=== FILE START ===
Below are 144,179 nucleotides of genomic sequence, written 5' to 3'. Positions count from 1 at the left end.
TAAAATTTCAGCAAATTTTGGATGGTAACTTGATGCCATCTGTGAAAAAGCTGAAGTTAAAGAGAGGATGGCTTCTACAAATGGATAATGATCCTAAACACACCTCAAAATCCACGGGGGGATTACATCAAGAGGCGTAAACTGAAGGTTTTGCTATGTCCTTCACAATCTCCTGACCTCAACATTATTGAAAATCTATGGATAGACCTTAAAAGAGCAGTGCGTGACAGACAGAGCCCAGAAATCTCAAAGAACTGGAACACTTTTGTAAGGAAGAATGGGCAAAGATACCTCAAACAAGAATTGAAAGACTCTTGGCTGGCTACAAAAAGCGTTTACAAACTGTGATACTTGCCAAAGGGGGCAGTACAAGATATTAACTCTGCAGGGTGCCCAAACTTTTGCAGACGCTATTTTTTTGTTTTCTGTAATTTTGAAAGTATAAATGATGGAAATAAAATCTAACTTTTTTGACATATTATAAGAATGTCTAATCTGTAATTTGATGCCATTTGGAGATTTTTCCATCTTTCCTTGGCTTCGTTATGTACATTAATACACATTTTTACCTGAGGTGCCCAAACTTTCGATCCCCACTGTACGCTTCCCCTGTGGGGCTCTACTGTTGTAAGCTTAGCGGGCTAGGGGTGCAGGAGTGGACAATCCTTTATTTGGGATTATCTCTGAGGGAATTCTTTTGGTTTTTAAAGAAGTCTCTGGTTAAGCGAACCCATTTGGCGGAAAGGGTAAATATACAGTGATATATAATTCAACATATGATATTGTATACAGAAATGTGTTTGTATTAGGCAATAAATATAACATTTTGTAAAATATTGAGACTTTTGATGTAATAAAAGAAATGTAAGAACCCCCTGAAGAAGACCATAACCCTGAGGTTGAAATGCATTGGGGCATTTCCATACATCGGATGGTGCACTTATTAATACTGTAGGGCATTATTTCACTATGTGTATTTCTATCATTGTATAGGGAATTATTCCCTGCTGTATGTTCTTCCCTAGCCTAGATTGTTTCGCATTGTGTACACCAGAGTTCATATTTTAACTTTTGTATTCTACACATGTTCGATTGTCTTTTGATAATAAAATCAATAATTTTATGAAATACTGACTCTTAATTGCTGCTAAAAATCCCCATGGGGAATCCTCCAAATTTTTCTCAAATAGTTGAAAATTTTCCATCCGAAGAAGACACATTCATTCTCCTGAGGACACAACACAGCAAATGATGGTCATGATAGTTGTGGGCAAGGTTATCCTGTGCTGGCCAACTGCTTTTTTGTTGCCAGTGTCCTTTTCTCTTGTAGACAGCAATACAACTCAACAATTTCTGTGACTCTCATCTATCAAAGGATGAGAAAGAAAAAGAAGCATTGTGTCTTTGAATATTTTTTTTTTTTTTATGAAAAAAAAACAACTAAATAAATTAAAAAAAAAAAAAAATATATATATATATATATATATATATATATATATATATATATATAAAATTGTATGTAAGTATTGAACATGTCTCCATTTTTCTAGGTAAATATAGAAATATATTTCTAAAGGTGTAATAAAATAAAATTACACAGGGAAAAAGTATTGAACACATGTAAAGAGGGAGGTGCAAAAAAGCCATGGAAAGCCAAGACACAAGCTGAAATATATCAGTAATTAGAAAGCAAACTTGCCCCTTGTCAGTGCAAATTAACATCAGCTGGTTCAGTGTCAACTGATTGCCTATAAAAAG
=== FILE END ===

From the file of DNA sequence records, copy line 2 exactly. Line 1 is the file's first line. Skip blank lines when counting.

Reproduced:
TAAAATTTCAGCAAATTTTGGATGGTAACTTGATGCCATCTGTGAAAAAGCTGAAGTTAAAGAGAGGATGGCTTCTACAAATGGATAATGATCCTAAACACACCTCAAAATCCACGGGGGGATTACATCAAGAGGCGTAAACTGAAGGTTTTGCTATGTCCTTCACAATCTCCTGACCTCAACATTATTGAAAATCTATGGATAGACCTTAAAAGAGCAGTGCGTGACAGACAGAGCCCAGAAATCTCAAAGAACTGGAACACTTTTGTAAGGAAGAATGGGCAAAGATACCTCAAACAAGAATTGAAAGACTCTTGGCTGGCTACAAAAAGCGTTTACAAACTGTGATACTTGCCAAAGGGGGCAGTACAAGATATTAACTCTGCAGGGTGCCCAAACTTTTGCAGACGCTATTTTTTTGTTTTCTGTAATTTTGAAAGTATAAATGATGGAAATAAAATCTAACTTTTTTGACATATTATAAGAATGTCTAATCTGTAATTTGATGCCATTTGGAGATTTTTCCATCTTTCCTTGGCTTCGTTATGTACATTAATACACATTTTTACCTGAGGTGCCCAAACTTTCGATCCCCACTGTACGCTTCCCCTGTGGGGCTCTACTGTTGTAAGCTTAGCGGGCTAGGGGTGCAGGAGTGGACAATCCTTTATTTGGGATTATCTCTGAGGGAATTCTTTTGGTTTTTAAAGAAGTCTCTGGTTAAGCGAACCCATTTGGCGGAAAGGGTAAATATACAGTGATATATAATTCAACATATGATATTGTATACAGAAATGTGTTTGTATTAGGCAATAAATATAACATTTTGTAAAATATTGAGACTTTTGATGTAATAAAAGAAATGTAAGAACCCCCTGAAGAAGACCATAACCCTGAGGTTGAAATGCATTGGGGCATTTCCATACATCGGATGGTGCACTTATTAATACTGTAGGGCATTATTTCACTATGTGTATTTCTATCATTGTATAGGGAATTATTCCCTGCTGTATGTTCTTCCCTAGCCTAGATTGTTTCGCATTGTGTACACCAGAGTTCATATTTTAACTTTTGTATTCTACACATGTTCGATTGTCTTTTGATAATAAAATCAATAATTTTATGAAATACTGACTCTTAATTGCTGCTAAAAATCCCCATGGGGAATCCTCCAAATTTTTCTCAAATAGTTGAAAATTTTCCATCCGAAGAAGACACATTCATTCTCCTGAGGACACAACACAGCAAATGATGGTCATGATAGTTGTGGGCAAGGTTATCCTGTGCTGGCCAACTGCTTTTTTGTTGCCAGTGTCCTTTTCTCTTGTAGACAGCAATACAACTCAACAATTTCTGTGACTCTCATCTATCAAAGGATGAGAAAGAAAAAGAAGCATTGTGTCTTTGAATATTTTTTTTTTTTTTATGAAAAAAAAACAACTAAATAAATTAAAAAAAAAAAAAAATATATATATATATATATATATATATATATATATATATATATATAAAATTGTATGTAAGTATTGAACATGTCTCCATTTTTCTAGGTAAATATAGAAATATATTTCTAAAGGTGTAATAAAATAAAATTACACAGGGAAAAAGTATTGAACACATGTAAAGAGGGAGGTGCAAAAAAGCCATGGAAAGCCAAGACACAAGCTGAAATATATCAGTAATTAGAAAGCAAACTTGCCCCTTGTCAGTGCAAATTAACATCAGCTGGTTCAGTGTCAACTGATTGCCTATAAAAAG